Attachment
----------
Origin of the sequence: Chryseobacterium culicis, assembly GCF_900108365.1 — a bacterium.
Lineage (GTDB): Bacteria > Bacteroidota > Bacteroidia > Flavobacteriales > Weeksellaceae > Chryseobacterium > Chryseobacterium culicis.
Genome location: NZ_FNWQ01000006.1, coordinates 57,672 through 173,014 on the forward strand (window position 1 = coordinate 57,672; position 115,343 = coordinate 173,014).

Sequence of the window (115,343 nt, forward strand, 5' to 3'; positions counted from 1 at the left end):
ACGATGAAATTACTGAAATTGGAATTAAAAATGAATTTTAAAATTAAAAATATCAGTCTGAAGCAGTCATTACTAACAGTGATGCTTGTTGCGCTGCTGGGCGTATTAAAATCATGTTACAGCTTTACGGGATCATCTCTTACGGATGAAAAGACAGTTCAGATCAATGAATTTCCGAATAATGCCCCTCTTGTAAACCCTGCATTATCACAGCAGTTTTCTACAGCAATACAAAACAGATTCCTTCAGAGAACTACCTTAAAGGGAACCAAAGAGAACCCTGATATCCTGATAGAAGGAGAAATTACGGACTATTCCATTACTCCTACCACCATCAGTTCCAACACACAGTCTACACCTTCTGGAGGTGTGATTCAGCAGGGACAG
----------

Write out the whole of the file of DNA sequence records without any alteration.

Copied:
Origin of the sequence: Chryseobacterium culicis, assembly GCF_900108365.1 — a bacterium.
Lineage (GTDB): Bacteria > Bacteroidota > Bacteroidia > Flavobacteriales > Weeksellaceae > Chryseobacterium > Chryseobacterium culicis.
Genome location: NZ_FNWQ01000006.1, coordinates 57,672 through 173,014 on the forward strand (window position 1 = coordinate 57,672; position 115,343 = coordinate 173,014).

Sequence of the window (115,343 nt, forward strand, 5' to 3'; positions counted from 1 at the left end):
ACGATGAAATTACTGAAATTGGAATTAAAAATGAATTTTAAAATTAAAAATATCAGTCTGAAGCAGTCATTACTAACAGTGATGCTTGTTGCGCTGCTGGGCGTATTAAAATCATGTTACAGCTTTACGGGATCATCTCTTACGGATGAAAAGACAGTTCAGATCAATGAATTTCCGAATAATGCCCCTCTTGTAAACCCTGCATTATCACAGCAGTTTTCTACAGCAATACAAAACAGATTCCTTCAGAGAACTACCTTAAAGGGAACCAAAGAGAACCCTGATATCCTGATAGAAGGAGAAATTACGGACTATTCCATTACTCCTACCACCATCAGTTCCAACACACAGTCTACACCTTCTGGAGGTGTGATTCAGCAGGGACAG